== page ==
Whether a child is touched by a personal tragedy or mass terror like the recent school shootings in Connecticut, Akron Children’s Hospital is making sure the community is ready to help.
The pediatric hospital recently received a $1.6 million federal grant to provide services and support to local children and families who experience trauma.
The four-year grant enables Children’s to train current and future doctors and nurses, school personnel, emergency responders and others to recognize the signs of children who need help coping with psychological trauma.
“We hope to raise the capability and understanding of our community,” said Dr. Norman Christopher, chair of the Department of Pediatrics at Children’s and the author of several studies on childhood trauma.
Children often respond differently than adults to trauma, making it challenging for parents, teachers, doctors or others to recognize trauma-related stress, he said. Instead of crying or talking about their feelings, for example, they might act out or regress.
“They might start doing baby talk or get clingy to their parents,” explained Melissa Peace, a social worker who is serving as project director.
Training has started with staff at Akron Public Schools, Peace said.
Outreach initially will focus on Summit County but will expand to more of the communities Children’s serves.
“I felt like we really needed to do more in our community,” said Peace, who spent 10 years leading the Summit County Children Who Witness Violence Program.
With the award, Children’s joins the National Child Traumatic Stress Network, which works nationwide to improve the quality, effectiveness and availability of services for children and families experiencing traumatic events.
Those traumas can include physical and sexual abuse, domestic violence, community or school tragedies, suicide, accidents, natural disasters, serious personal injuries and diagnosis with a life-threatening illness.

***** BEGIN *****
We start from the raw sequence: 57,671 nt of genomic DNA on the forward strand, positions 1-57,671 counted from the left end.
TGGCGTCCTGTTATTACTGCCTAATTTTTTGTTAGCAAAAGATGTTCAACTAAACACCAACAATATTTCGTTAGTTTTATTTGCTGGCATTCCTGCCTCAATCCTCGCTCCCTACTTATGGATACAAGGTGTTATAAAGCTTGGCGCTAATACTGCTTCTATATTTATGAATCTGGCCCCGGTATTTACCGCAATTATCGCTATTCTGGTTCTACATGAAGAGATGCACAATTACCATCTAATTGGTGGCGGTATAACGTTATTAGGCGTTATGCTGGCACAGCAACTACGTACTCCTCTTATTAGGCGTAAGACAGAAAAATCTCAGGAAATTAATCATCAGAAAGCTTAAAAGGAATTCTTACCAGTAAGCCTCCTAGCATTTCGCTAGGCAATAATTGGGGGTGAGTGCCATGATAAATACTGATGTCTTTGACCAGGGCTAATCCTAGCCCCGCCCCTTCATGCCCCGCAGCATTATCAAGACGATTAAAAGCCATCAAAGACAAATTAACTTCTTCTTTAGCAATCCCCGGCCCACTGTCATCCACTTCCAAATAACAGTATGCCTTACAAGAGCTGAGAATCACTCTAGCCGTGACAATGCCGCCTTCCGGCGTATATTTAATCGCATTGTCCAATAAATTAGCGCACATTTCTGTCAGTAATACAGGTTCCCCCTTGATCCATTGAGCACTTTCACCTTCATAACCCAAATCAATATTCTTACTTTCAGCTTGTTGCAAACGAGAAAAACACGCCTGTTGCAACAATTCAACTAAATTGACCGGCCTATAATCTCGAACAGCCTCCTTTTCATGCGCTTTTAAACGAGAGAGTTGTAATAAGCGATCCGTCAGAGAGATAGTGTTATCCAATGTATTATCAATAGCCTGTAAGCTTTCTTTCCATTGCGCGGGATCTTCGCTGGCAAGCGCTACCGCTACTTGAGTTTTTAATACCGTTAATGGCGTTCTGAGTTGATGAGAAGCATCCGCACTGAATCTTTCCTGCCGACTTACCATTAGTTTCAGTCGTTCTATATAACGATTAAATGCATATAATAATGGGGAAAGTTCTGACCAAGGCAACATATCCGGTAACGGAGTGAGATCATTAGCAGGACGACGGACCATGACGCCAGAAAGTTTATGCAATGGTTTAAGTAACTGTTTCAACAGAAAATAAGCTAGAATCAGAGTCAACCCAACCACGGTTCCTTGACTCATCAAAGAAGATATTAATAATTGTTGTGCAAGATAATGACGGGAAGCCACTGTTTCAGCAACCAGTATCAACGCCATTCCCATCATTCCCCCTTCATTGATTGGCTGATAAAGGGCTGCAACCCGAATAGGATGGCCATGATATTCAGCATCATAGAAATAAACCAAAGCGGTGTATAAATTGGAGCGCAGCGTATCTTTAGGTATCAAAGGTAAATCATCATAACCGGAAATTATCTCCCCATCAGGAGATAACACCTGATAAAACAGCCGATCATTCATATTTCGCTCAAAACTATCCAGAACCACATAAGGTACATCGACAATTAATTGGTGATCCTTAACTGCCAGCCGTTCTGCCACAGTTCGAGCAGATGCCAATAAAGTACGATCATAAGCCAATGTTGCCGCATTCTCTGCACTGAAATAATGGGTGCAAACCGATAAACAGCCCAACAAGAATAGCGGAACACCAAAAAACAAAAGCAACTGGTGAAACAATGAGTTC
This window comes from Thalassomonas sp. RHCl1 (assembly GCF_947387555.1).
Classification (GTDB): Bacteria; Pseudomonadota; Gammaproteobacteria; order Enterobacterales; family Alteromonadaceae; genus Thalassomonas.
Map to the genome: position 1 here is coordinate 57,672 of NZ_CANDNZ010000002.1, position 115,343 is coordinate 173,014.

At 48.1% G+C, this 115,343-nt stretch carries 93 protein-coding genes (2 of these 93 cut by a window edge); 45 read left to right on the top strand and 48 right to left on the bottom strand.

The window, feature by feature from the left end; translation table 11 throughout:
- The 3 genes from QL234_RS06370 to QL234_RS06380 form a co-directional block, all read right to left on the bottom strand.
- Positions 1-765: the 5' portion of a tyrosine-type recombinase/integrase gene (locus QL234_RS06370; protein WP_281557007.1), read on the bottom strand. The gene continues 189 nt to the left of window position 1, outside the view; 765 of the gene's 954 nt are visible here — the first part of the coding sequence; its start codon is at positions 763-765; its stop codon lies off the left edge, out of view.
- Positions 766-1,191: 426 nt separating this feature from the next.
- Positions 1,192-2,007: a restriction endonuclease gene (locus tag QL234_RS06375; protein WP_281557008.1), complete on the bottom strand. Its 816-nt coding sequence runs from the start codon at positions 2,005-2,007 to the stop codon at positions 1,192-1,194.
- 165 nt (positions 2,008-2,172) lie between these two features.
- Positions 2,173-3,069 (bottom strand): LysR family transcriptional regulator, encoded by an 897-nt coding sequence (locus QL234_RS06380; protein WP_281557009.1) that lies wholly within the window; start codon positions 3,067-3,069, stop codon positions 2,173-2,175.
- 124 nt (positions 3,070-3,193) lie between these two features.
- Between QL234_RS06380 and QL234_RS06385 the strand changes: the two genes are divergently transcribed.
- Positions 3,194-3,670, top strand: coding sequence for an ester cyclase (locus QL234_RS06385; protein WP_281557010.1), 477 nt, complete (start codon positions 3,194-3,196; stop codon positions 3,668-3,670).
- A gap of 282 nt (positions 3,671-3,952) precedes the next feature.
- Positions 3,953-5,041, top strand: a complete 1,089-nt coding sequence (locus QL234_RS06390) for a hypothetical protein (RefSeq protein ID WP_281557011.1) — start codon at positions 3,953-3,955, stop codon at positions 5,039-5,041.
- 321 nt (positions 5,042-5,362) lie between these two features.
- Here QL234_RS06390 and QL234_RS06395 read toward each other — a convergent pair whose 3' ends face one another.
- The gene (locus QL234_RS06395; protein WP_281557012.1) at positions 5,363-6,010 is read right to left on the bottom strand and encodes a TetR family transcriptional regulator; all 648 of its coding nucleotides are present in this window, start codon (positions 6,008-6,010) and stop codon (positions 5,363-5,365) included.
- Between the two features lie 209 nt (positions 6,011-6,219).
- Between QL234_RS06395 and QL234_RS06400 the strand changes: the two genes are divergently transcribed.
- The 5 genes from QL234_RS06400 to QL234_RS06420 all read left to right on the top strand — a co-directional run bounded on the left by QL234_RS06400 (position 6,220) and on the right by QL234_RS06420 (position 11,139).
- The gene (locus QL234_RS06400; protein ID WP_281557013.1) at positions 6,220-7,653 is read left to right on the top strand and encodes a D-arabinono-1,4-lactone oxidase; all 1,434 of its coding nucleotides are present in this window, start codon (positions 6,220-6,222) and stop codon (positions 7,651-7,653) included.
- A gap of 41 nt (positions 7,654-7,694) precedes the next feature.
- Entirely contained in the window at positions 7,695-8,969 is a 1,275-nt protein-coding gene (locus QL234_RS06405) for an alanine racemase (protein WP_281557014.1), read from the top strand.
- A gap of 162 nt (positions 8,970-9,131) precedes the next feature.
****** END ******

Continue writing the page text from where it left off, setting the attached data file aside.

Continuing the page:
“All of these things now become part of our responsibility,” Christopher said. “We obviously can’t do that ourselves.”
Studies have shown children who experience traumatic stress as a child — particularly repeated incidents — can have higher rates of smoking, heart disease, depression, suicide and other health problems as adults if the psychological impact isn’t addressed, said Sarah Ostrowski, research program director of the NeuroDevelopmental Science Center at Akron Children’s Hospital.
“But all is not lost if you have the proper support,” Christopher said.
Before joining Children’s, Ostrowski completed a postdoctoral fellowship at the National Center for Child Traumatic Stress at Duke University Medical Center, one of two coordinating sites for the program.
The national center provides support to participating sites nationwide and serves as a data clearinghouse to determine which programs work, she said.
The $1.6 million grant was awarded through the Substance Abuse and Mental Health Services Administration.
With the funding, Children’s will be able to hire four additional staff members for the program.
For more information about the childhood trauma project at Children’s, email Peace at firstname.lastname@example.org.
To learn more about the National Child Traumatic Stress Network and to access tools to help children cope with traumatic events, visit www.nctsn.org.
Cheryl Powell can be reached at 330-996-3902 or email@example.com. Follow Powell on Twitter at twitter.com/abjcherylpowell.